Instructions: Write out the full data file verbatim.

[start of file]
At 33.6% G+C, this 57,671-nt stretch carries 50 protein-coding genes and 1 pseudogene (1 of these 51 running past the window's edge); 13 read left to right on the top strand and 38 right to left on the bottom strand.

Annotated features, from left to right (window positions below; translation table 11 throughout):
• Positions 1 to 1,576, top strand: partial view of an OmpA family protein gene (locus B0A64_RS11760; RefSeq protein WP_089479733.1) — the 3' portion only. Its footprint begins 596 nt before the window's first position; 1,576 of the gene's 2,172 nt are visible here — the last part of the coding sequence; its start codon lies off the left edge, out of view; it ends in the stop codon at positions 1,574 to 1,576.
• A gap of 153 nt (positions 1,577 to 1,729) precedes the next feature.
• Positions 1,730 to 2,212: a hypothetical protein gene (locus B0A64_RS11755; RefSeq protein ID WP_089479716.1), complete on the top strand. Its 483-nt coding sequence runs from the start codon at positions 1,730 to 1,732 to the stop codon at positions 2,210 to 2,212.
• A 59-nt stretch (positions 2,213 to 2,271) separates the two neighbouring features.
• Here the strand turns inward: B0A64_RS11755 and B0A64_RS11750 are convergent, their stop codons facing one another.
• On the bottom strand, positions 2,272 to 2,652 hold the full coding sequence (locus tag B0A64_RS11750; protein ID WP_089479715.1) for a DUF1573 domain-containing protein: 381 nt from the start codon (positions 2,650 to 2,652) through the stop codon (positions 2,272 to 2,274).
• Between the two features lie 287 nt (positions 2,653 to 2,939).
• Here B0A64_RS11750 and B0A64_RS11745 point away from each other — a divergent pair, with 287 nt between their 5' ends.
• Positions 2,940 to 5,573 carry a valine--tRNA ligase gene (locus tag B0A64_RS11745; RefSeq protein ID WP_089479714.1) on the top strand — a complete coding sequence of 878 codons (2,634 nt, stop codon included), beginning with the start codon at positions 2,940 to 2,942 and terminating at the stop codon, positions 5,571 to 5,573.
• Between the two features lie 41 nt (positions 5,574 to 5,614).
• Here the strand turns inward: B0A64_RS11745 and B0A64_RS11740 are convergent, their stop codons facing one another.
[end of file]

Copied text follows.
At 33.6% G+C, this 57,671-nt stretch carries 50 protein-coding genes and 1 pseudogene (1 of these 51 running past the window's edge); 13 read left to right on the top strand and 38 right to left on the bottom strand.

Annotated features, from left to right (window positions below; translation table 11 throughout):
• Positions 1 to 1,576, top strand: partial view of an OmpA family protein gene (locus B0A64_RS11760; RefSeq protein WP_089479733.1) — the 3' portion only. Its footprint begins 596 nt before the window's first position; 1,576 of the gene's 2,172 nt are visible here — the last part of the coding sequence; its start codon lies off the left edge, out of view; it ends in the stop codon at positions 1,574 to 1,576.
• A gap of 153 nt (positions 1,577 to 1,729) precedes the next feature.
• Positions 1,730 to 2,212: a hypothetical protein gene (locus B0A64_RS11755; RefSeq protein ID WP_089479716.1), complete on the top strand. Its 483-nt coding sequence runs from the start codon at positions 1,730 to 1,732 to the stop codon at positions 2,210 to 2,212.
• A 59-nt stretch (positions 2,213 to 2,271) separates the two neighbouring features.
• Here the strand turns inward: B0A64_RS11755 and B0A64_RS11750 are convergent, their stop codons facing one another.
• On the bottom strand, positions 2,272 to 2,652 hold the full coding sequence (locus tag B0A64_RS11750; protein ID WP_089479715.1) for a DUF1573 domain-containing protein: 381 nt from the start codon (positions 2,650 to 2,652) through the stop codon (positions 2,272 to 2,274).
• Between the two features lie 287 nt (positions 2,653 to 2,939).
• Here B0A64_RS11750 and B0A64_RS11745 point away from each other — a divergent pair, with 287 nt between their 5' ends.
• Positions 2,940 to 5,573 carry a valine--tRNA ligase gene (locus tag B0A64_RS11745; RefSeq protein ID WP_089479714.1) on the top strand — a complete coding sequence of 878 codons (2,634 nt, stop codon included), beginning with the start codon at positions 2,940 to 2,942 and terminating at the stop codon, positions 5,571 to 5,573.
• Between the two features lie 41 nt (positions 5,574 to 5,614).
• Here the strand turns inward: B0A64_RS11745 and B0A64_RS11740 are convergent, their stop codons facing one another.